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How often should we believe positive results?

High false positive and false negative reporting probabilities (FPRP and FNRP) reduce the accuracy of the available research in a particular field, undermining the value of evidence to inform policy. In this study, Eva Vivalt and Aidan Coville examined why and how a positive result can be overstated.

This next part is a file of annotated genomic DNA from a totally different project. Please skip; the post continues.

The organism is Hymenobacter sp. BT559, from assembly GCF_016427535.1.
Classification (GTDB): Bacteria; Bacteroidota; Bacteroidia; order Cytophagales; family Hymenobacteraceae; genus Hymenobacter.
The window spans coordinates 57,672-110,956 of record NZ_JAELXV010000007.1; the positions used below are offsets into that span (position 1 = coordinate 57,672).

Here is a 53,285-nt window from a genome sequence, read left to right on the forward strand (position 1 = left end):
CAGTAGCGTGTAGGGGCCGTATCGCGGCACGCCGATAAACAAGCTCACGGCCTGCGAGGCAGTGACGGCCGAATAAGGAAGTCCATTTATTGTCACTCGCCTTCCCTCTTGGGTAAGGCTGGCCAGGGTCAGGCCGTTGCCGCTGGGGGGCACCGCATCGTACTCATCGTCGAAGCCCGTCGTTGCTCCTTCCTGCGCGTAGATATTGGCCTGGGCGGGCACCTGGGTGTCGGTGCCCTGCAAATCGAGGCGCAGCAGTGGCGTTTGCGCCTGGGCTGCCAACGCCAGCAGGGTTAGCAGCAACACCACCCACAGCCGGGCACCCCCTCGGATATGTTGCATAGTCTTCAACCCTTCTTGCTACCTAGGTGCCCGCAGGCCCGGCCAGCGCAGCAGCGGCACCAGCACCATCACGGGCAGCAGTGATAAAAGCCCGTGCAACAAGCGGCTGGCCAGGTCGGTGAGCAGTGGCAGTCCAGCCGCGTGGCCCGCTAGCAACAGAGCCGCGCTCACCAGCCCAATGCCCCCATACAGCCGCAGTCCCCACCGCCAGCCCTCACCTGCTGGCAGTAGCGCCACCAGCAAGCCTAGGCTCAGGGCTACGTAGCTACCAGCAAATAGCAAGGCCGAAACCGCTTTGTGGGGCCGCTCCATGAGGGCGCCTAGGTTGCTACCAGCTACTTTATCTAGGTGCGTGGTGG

The study leveraged AidGrade’s database of impact evaluation results, gathered in the course of meta-analyses of 20 different types of interventions in development economics, covering 635 studies. With this data, the authors gathered up to five predictions from 125 experts covering 130 different results across typical interventions in development economics and generated estimates of the likelihood of false reporting and exaggeration of the effects of significant results. They found that the majority of the reviewed studies are generally credible, particularly in comparison to other disciplines. The study‚Äôs broader contribution shows how analysis of study power and the systematic collection of priors can help assess the quality of research.

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